It’s now days later and my foot is doing much better.  I have just started wearing normal shoes again. But I know I’ll be fine.  I know you must think I’m being such a baby, but when was the last time you were stung?  To me, this was a reminder for when I have kids that bee stings hurt, so when mini Dana comes crying hysterically to me with a swollen limb, I’ll be able to relate to her pain.

Taking On The World’s Problems – Or, At Least Pitching In

August 26, 2010 at 7:33 am | Posted in Career Moves, Life and Living | 34 Comments
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Girl Scouts!

There are a few experiences from my childhood that I now recognize as opportunities to support the greater good.  The first was my experience as a Girl Scout (Brownie Troop 1678 represent!).  As a Girl Scout, we did lots of fun activities – we camped, we played games, we held bake sales and of course sold the famous Girl Scout cookies (I was a Samoas fan). I was so young I didn’t know that I was part of a larger movement to empower girls, to expose them to the great outdoors and to the larger world around them.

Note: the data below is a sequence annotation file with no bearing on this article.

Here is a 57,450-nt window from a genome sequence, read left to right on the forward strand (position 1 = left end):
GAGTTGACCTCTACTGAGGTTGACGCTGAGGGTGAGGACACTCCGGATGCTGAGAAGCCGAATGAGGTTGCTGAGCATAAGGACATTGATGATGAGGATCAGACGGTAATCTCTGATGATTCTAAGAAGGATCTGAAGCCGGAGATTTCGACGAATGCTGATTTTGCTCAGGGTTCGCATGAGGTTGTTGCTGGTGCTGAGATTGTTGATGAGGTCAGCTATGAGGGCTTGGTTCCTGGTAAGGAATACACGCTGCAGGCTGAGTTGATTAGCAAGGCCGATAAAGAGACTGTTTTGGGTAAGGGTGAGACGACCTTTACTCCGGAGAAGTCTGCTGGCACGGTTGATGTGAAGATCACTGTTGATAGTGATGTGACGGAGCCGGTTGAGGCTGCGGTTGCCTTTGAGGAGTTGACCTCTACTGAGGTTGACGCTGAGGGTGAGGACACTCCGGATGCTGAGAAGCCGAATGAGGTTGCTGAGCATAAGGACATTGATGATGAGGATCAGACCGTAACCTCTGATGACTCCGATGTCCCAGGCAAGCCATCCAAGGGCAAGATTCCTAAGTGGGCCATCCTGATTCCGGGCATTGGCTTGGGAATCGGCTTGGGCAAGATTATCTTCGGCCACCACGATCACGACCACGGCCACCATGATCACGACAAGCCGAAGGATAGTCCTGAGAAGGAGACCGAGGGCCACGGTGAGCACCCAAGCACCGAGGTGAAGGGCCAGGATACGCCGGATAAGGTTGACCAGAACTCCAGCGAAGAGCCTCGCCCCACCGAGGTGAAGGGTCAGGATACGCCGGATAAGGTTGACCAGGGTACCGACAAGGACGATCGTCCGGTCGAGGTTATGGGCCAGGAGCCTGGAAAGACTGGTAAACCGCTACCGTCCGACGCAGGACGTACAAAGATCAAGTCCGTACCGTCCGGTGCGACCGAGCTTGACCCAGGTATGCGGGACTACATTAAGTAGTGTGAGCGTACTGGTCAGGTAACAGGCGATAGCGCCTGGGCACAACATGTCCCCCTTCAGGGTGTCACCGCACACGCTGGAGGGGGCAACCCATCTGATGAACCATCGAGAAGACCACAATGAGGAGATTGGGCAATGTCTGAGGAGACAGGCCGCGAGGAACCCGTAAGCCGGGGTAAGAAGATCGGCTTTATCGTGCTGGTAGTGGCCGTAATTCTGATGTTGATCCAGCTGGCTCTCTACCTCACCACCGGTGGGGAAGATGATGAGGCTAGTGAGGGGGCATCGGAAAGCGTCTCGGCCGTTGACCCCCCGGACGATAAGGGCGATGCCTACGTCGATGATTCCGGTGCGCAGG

The second experience that sticks out in my mind was my father’s involvement with the Road Runners Club.  As a member, he ran in 10 marathons in New York City, and countless 5K runs, etc.  He usually raised money for cancer, having lost both parents to it.  His last run was for heart disease, an illness he conquered, but that’s a story for a different day.

I didn’t hear of the phrase “non-profit” until I was older.  I didn’t really know about the millions of people working to solve the world’s problems, until I became one of them.  I’m lucky enough to know this world now, but I know a lot of people still don’t really know it.

I wanted to do more than collect a paycheck from a cause that I worked for and believed in.  I wanted to start giving back.  There are so many problems in the world, but little by little, we can make a dent.  A few years ago, around the time when I got my dog, I found a cause I was truly passionate about.  With all that my dog gives to me, I was compelled to give back.  I have chosen to direct the majority of my support to the ASPCA, an organization that works to protect our pets. There are many organizations that do similar work, but I chose ASPCA because their message is simple, not too extreme, and as a national organization, they have a wide reach.  As I get older, I hope to be able to give more, and perhaps choose a few other worthy causes to regularly support.

What the non-profit world does best is to create a community of hope, from the youngest supporters to the oldest.  Who we donate to often relates directly to a pain we suffered or an inspiring experience.  What we support, what we work to change or improve or advance, defines us and gives us a greater world to live in tomorrow.

What do you do to make the world a better place?